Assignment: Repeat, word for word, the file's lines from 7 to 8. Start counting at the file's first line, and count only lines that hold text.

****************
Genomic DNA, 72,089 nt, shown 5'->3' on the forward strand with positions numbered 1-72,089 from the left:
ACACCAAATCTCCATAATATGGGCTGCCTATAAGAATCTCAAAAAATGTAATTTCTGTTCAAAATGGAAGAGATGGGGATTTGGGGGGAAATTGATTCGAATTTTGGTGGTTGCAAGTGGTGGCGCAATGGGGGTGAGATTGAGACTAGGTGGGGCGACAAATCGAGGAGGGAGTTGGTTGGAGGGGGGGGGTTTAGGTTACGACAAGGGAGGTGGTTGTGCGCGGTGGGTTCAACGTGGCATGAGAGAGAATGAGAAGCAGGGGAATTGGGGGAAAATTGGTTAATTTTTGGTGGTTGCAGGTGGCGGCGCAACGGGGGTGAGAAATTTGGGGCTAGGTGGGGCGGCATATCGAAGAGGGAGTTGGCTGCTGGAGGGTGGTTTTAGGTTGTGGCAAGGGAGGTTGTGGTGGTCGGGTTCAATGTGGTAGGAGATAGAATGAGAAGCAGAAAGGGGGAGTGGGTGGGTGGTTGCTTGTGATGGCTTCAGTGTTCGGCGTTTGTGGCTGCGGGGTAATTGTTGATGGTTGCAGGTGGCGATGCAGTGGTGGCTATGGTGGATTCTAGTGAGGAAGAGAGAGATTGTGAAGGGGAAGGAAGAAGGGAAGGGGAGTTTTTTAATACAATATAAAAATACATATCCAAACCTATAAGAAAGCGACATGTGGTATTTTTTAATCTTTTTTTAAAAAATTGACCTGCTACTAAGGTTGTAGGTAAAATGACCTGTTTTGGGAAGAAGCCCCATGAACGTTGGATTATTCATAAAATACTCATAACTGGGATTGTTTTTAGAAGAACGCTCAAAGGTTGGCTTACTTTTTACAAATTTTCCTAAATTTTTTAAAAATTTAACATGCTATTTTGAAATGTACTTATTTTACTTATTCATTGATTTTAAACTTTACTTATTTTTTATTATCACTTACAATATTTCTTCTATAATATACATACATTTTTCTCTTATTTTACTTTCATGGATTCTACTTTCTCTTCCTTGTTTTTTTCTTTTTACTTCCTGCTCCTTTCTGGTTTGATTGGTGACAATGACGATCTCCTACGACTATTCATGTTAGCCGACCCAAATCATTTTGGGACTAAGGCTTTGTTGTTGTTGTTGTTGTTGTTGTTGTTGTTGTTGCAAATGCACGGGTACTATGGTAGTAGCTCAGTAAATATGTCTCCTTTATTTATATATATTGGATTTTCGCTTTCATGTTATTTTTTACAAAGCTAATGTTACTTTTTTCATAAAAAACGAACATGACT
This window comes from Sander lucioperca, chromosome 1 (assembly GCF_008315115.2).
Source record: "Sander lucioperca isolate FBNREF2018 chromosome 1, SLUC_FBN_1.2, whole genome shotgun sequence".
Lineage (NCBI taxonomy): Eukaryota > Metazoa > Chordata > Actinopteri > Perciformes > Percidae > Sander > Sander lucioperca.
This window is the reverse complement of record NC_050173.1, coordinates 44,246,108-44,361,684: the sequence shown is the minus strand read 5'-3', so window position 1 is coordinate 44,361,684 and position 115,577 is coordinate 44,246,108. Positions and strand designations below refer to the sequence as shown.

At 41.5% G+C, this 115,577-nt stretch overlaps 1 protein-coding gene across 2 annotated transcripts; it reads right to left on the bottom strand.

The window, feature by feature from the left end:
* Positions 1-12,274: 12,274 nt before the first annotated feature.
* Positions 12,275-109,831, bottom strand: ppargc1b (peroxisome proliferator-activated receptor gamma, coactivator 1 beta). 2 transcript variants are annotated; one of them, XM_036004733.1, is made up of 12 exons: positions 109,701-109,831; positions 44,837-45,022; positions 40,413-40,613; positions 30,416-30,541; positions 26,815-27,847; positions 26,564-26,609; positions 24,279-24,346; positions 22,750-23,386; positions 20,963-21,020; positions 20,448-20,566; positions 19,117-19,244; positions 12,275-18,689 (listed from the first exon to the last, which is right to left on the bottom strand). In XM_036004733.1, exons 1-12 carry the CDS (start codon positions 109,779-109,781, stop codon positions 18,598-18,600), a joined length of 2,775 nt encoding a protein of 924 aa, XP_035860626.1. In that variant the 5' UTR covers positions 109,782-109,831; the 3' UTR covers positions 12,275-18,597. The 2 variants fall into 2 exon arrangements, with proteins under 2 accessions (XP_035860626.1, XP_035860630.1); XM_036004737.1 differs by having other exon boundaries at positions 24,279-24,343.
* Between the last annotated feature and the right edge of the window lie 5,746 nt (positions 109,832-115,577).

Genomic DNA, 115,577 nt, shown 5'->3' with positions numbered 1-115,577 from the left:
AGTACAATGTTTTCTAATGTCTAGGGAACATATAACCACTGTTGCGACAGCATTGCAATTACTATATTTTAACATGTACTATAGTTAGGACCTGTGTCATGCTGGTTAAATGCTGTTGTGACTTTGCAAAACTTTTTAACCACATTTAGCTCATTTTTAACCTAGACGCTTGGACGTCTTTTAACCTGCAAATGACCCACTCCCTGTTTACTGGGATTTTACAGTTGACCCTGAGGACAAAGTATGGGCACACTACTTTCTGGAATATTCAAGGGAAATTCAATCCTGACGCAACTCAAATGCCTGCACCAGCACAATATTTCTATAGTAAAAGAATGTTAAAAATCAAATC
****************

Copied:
At 41.5% G+C, this 115,577-nt stretch overlaps 1 protein-coding gene across 2 annotated transcripts; it reads right to left on the bottom strand.

The window, feature by feature from the left end: